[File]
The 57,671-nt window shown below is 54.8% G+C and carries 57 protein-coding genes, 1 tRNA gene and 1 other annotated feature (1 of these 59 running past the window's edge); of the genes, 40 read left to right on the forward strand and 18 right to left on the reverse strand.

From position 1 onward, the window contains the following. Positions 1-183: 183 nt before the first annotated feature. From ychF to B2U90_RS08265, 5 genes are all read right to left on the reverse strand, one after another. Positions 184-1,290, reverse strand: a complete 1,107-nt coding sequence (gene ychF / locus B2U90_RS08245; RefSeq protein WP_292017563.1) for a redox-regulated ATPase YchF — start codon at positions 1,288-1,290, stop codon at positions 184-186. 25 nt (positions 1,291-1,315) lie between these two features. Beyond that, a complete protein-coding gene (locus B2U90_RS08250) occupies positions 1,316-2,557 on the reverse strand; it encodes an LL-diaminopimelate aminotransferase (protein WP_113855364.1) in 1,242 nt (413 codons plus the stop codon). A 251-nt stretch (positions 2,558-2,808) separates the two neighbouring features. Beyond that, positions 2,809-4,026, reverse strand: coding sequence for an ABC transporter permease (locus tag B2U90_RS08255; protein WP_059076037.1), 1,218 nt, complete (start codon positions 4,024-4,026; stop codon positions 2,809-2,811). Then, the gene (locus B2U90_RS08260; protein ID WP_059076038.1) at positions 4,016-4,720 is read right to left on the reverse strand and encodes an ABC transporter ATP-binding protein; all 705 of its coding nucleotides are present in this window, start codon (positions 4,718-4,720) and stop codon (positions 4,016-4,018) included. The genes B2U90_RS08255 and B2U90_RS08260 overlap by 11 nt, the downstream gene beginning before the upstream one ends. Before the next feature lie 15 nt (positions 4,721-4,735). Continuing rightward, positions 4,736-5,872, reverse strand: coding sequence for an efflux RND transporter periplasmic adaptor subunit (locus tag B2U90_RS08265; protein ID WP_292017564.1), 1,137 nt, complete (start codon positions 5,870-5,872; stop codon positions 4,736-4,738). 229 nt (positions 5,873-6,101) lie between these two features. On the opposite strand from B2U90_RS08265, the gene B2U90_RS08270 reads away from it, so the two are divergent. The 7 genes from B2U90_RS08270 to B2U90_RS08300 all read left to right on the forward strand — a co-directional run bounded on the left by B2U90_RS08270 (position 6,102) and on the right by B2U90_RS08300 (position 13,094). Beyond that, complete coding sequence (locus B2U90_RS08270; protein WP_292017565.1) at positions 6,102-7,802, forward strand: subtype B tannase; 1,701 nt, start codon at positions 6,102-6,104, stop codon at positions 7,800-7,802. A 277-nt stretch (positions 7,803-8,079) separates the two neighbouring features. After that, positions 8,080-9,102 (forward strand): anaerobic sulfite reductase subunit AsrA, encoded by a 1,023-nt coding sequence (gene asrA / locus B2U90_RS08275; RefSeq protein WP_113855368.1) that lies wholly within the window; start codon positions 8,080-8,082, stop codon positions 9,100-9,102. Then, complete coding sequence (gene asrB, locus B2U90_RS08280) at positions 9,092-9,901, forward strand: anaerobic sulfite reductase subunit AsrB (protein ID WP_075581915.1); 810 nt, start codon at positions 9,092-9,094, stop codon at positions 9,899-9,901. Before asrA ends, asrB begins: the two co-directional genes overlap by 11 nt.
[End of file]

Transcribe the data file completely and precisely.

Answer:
The 57,671-nt window shown below is 54.8% G+C and carries 57 protein-coding genes, 1 tRNA gene and 1 other annotated feature (1 of these 59 running past the window's edge); of the genes, 40 read left to right on the forward strand and 18 right to left on the reverse strand.

From position 1 onward, the window contains the following. Positions 1-183: 183 nt before the first annotated feature. From ychF to B2U90_RS08265, 5 genes are all read right to left on the reverse strand, one after another. Positions 184-1,290, reverse strand: a complete 1,107-nt coding sequence (gene ychF / locus B2U90_RS08245; RefSeq protein WP_292017563.1) for a redox-regulated ATPase YchF — start codon at positions 1,288-1,290, stop codon at positions 184-186. 25 nt (positions 1,291-1,315) lie between these two features. Beyond that, a complete protein-coding gene (locus B2U90_RS08250) occupies positions 1,316-2,557 on the reverse strand; it encodes an LL-diaminopimelate aminotransferase (protein WP_113855364.1) in 1,242 nt (413 codons plus the stop codon). A 251-nt stretch (positions 2,558-2,808) separates the two neighbouring features. Beyond that, positions 2,809-4,026, reverse strand: coding sequence for an ABC transporter permease (locus tag B2U90_RS08255; protein WP_059076037.1), 1,218 nt, complete (start codon positions 4,024-4,026; stop codon positions 2,809-2,811). Then, the gene (locus B2U90_RS08260; protein ID WP_059076038.1) at positions 4,016-4,720 is read right to left on the reverse strand and encodes an ABC transporter ATP-binding protein; all 705 of its coding nucleotides are present in this window, start codon (positions 4,718-4,720) and stop codon (positions 4,016-4,018) included. The genes B2U90_RS08255 and B2U90_RS08260 overlap by 11 nt, the downstream gene beginning before the upstream one ends. Before the next feature lie 15 nt (positions 4,721-4,735). Continuing rightward, positions 4,736-5,872, reverse strand: coding sequence for an efflux RND transporter periplasmic adaptor subunit (locus tag B2U90_RS08265; protein ID WP_292017564.1), 1,137 nt, complete (start codon positions 5,870-5,872; stop codon positions 4,736-4,738). 229 nt (positions 5,873-6,101) lie between these two features. On the opposite strand from B2U90_RS08265, the gene B2U90_RS08270 reads away from it, so the two are divergent. The 7 genes from B2U90_RS08270 to B2U90_RS08300 all read left to right on the forward strand — a co-directional run bounded on the left by B2U90_RS08270 (position 6,102) and on the right by B2U90_RS08300 (position 13,094). Beyond that, complete coding sequence (locus B2U90_RS08270; protein WP_292017565.1) at positions 6,102-7,802, forward strand: subtype B tannase; 1,701 nt, start codon at positions 6,102-6,104, stop codon at positions 7,800-7,802. A 277-nt stretch (positions 7,803-8,079) separates the two neighbouring features. After that, positions 8,080-9,102 (forward strand): anaerobic sulfite reductase subunit AsrA, encoded by a 1,023-nt coding sequence (gene asrA / locus B2U90_RS08275; RefSeq protein WP_113855368.1) that lies wholly within the window; start codon positions 8,080-8,082, stop codon positions 9,100-9,102. Then, complete coding sequence (gene asrB, locus B2U90_RS08280) at positions 9,092-9,901, forward strand: anaerobic sulfite reductase subunit AsrB (protein ID WP_075581915.1); 810 nt, start codon at positions 9,092-9,094, stop codon at positions 9,899-9,901. Before asrA ends, asrB begins: the two co-directional genes overlap by 11 nt.